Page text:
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Is it standard British usage to add forms of the verb "Do" after a conditional like "Would"? e.g., If I could, I would do"?

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    Interesting question. It's completely weird by American standards; it marks text as British just as fast as RP would in speech. Aug 18, 2014 at 17:08
  • I'd say it's about 50 - 50, but your example is unbalanced. Aug 18, 2014 at 17:17
  • @EdwinAshworth by which you mean that do is added after could as well as would? Aug 18, 2014 at 17:21
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    I don't see how "after a conditional" makes any difference here. It's no different with, say, "Everybody dies sooner or later. You will [do] too.". I can't see anything weird about including do there (or not - they're both fine to my BrE ear). Aug 18, 2014 at 17:49
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    No, adding 'do' after a 'conditional' (or, as FF says, modal in general). Adding a 'do' after your 'could' would not cause any consternation over here. Aug 18, 2014 at 18:32

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What is going on here is not the addition of 'do', and has little to do with conditionals in particular. It presents a different prioritization of reduction rules.

There is no added 'do'. The construction in your example is that 'would', for instance, takes another verb, and that in backward references the phrase would therefore properly end with 'would do so'. Nor does the auxiliary verb have to be 'do'.

AmE more aggressively suppresses auxiliary verbs for which the objects have already been suppressed.

He has done that, and I would do so, too.

He pays his rent because he has to do so.

He will be dead before you are so.

You fill out tax forms faster than I do so.

becomes these in AmE.

He has done that and I would, too.

He does that because he has to.

He will be dead before you.

You fill out tax forms faster than I.

In BrE, you are more likely to remove the object of the verb, without removing the verb itself.

The 'exception that proves the rule' is the optional hanging verb in the last two examples. When the omitted part is less surely guaranteed to be a simple back-reference like 'so' or 'that', it is sometimes slightly clearer to hint at the omission. So sometimes these examples have their terminal auxiliary verbs. But it sounds more well-considered when they are omitted as well.

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  • "You work faster than I do so"? No! Not in AmE, at least. Aug 29, 2014 at 0:36
  • It is proper, make work something much more complicated with the same gist like 'perform our assigned function', and you can hear it right. You are just used to hearing it already reduced. When words are short, reductions become almost mandatory. And I agree that is one that would not be heard in that form in public. Aug 29, 2014 at 0:37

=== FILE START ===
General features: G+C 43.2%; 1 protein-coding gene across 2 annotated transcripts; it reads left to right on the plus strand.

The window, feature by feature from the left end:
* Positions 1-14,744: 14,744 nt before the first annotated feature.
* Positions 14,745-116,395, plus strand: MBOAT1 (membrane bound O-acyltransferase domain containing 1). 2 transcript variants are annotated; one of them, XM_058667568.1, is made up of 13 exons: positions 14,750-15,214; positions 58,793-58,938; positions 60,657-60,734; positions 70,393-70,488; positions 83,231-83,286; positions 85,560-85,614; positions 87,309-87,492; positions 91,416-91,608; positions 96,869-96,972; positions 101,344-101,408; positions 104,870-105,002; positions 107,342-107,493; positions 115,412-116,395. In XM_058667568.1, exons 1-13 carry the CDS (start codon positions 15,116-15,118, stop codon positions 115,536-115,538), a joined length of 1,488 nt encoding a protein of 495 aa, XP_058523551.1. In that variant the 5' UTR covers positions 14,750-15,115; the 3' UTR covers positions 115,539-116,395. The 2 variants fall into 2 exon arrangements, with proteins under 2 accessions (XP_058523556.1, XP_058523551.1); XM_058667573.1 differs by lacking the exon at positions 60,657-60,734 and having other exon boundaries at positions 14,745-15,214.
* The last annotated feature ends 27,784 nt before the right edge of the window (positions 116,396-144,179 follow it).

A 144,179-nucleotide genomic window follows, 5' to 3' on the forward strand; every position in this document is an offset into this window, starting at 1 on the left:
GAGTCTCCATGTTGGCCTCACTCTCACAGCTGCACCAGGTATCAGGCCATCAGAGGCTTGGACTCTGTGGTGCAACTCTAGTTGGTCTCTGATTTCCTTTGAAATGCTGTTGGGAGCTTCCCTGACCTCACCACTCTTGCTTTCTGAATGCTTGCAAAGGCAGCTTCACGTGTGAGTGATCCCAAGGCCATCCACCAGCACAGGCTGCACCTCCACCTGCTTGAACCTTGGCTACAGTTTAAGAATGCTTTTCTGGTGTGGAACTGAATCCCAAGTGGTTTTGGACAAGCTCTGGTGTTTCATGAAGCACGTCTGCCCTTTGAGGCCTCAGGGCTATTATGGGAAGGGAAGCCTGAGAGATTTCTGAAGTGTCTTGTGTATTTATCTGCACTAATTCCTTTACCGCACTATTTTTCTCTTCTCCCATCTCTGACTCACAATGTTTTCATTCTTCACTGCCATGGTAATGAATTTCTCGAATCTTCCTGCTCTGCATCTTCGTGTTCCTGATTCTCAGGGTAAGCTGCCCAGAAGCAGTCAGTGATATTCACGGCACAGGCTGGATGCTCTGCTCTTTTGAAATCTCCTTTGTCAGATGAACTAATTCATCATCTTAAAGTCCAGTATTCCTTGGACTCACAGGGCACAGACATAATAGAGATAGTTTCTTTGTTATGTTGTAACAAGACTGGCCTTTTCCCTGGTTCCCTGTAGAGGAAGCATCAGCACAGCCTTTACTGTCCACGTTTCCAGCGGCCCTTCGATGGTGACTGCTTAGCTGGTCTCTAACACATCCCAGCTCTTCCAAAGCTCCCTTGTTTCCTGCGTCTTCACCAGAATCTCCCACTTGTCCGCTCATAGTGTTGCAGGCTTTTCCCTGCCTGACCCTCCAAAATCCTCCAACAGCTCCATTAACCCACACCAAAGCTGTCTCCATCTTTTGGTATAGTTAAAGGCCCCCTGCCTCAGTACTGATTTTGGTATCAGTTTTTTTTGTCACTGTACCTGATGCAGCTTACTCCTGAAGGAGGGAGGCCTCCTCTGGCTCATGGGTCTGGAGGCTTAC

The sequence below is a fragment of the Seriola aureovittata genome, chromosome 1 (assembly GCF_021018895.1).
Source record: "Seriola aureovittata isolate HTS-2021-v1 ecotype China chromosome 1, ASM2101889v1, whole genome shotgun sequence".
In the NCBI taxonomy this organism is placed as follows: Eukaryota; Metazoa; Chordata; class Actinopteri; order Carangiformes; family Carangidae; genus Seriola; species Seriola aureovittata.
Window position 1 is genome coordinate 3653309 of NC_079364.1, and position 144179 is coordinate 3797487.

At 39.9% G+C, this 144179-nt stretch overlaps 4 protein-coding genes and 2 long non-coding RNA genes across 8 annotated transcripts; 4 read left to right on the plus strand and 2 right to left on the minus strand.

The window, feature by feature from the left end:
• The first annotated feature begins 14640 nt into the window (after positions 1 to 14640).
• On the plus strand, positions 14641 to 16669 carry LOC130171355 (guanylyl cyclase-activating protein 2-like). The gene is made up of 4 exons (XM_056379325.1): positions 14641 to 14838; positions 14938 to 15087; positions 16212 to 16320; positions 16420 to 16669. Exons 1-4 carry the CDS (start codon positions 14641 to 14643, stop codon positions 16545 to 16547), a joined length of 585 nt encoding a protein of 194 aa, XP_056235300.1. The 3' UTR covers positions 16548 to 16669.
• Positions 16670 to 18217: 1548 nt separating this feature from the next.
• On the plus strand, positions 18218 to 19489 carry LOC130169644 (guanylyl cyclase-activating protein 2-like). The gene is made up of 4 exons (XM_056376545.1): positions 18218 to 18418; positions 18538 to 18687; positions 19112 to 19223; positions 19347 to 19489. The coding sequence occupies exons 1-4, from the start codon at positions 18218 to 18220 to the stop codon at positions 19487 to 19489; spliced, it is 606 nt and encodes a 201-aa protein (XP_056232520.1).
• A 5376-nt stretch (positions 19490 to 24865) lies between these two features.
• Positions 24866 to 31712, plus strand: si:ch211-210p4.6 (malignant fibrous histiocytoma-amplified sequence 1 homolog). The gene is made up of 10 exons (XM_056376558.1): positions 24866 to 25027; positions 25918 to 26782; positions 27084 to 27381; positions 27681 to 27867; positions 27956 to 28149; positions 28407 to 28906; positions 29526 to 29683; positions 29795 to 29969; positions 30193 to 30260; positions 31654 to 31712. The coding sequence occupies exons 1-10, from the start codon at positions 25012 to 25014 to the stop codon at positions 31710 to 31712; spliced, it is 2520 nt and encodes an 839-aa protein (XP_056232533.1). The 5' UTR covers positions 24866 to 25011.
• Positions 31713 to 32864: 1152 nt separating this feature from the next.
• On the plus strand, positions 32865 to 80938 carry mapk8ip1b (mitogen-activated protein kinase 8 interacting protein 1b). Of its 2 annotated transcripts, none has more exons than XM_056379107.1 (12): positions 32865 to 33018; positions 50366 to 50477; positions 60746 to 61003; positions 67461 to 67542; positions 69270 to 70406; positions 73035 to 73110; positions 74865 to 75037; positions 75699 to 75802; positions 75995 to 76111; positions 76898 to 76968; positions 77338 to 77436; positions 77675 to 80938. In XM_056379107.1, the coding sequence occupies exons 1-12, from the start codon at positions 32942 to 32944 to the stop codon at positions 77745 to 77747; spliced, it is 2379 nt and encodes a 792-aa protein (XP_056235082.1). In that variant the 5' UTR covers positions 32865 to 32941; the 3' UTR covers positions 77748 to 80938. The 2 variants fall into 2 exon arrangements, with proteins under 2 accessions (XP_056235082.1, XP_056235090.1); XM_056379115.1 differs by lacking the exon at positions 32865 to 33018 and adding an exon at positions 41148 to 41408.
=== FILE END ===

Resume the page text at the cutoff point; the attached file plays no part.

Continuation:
• I don't think that's it. You use "do so" when there's an object in the first verb, but you need to leave out the "so" when there's no object. "You fill out these forms faster than I do so" because there's an object: "these forms". Same for your first and third examples. But your fourth example sounds wrong to me. Aug 29, 2014 at 0:40
  • Right, the reduction is forced. But it is a reduction. Use a word less familiar than 'work' without an object like, like 'pirouette', and the awkwardness reduces. The problem is "Why would you say 'do so' instead of just repeating 'work'?" Aug 29, 2014 at 0:42
  • "You pirouette better than I do so"? That's just as bad. The "so" works like a pronoun standing for the object or the complement, and if there's no object or complement, it can't stand for anything, so it's ungrammatical. Aug 29, 2014 at 0:43
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In colloquial speech, yes. In formal written or spoken English, no.

Reason: in the example you present, the 'do' is valid, but redundant.

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    Hello The. What we're really looking for (on this or any other Stack Exchange site) is a supported answer: one that you can support with authoritative references (in this case a dictionary, grammar, or article say). [Matt Gutting] Aug 20, 2014 at 20:23
  • Ugh... okay. Noted. Bit strange though... given the nature of the language LOL! Aug 20, 2014 at 20:32
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    This answer reads like there is some weird rule in formal English that any word that can be removed, must be removed. But that is not true of any variety, register, or dialect of English, or any other language for that matter.
    – RegDwigнt
    Aug 26, 2014 at 20:16

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